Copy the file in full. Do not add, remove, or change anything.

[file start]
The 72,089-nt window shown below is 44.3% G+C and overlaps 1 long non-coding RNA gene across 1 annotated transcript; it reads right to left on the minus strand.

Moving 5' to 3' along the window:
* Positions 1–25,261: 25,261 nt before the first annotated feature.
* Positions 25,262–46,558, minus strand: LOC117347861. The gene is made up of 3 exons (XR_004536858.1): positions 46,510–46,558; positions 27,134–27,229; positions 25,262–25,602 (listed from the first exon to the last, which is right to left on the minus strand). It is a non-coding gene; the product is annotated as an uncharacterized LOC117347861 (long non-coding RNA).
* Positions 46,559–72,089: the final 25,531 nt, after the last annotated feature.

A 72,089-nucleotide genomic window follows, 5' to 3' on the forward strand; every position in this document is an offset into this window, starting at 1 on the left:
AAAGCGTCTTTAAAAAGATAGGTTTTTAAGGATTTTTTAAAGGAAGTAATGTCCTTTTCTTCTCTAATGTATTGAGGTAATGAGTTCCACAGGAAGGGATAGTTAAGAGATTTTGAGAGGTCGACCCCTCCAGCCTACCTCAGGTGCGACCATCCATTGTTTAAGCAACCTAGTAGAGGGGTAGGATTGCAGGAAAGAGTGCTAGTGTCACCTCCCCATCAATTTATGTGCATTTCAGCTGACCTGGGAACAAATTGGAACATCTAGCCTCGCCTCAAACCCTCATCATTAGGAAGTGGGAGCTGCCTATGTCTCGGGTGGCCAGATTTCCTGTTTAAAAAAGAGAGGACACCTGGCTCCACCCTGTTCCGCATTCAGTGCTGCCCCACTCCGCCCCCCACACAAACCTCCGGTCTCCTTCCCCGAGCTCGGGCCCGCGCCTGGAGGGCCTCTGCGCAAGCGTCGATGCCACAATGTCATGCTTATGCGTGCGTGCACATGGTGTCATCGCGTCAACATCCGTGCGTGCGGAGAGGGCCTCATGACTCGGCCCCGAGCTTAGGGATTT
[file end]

The 72,089-nt window shown below is 44.3% G+C and overlaps 1 long non-coding RNA gene across 1 annotated transcript; it reads right to left on the minus strand.

Moving 5' to 3' along the window:
* Positions 1–25,261: 25,261 nt before the first annotated feature.
* Positions 25,262–46,558, minus strand: LOC117347861. The gene is made up of 3 exons (XR_004536858.1): positions 46,510–46,558; positions 27,134–27,229; positions 25,262–25,602 (listed from the first exon to the last, which is right to left on the minus strand). It is a non-coding gene; the product is annotated as an uncharacterized LOC117347861 (long non-coding RNA).
* Positions 46,559–72,089: the final 25,531 nt, after the last annotated feature.

A 72,089-nucleotide genomic window follows, 5' to 3' on the forward strand; every position in this document is an offset into this window, starting at 1 on the left:
AAAGCGTCTTTAAAAAGATAGGTTTTTAAGGATTTTTTAAAGGAAGTAATGTCCTTTTCTTCTCTAATGTATTGAGGTAATGAGTTCCACAGGAAGGGATAGTTAAGAGATTTTGAGAGGTCGACCCCTCCAGCCTACCTCAGGTGCGACCATCCATTGTTTAAGCAACCTAGTAGAGGGGTAGGATTGCAGGAAAGAGTGCTAGTGTCACCTCCCCATCAATTTATGTGCATTTCAGCTGACCTGGGAACAAATTGGAACATCTAGCCTCGCCTCAAACCCTCATCATTAGGAAGTGGGAGCTGCCTATGTCTCGGGTGGCCAGATTTCCTGTTTAAAAAAGAGAGGACACCTGGCTCCACCCTGTTCCGCATTCAGTGCTGCCCCACTCCGCCCCCCACACAAACCTCCGGTCTCCTTCCCCGAGCTCGGGCCCGCGCCTGGAGGGCCTCTGCGCAAGCGTCGATGCCACAATGTCATGCTTATGCGTGCGTGCACATGGTGTCATCGCGTCAACATCCGTGCGTGCGGAGAGGGCCTCATGACTCGGCCCCGAGCTTAGGGATTT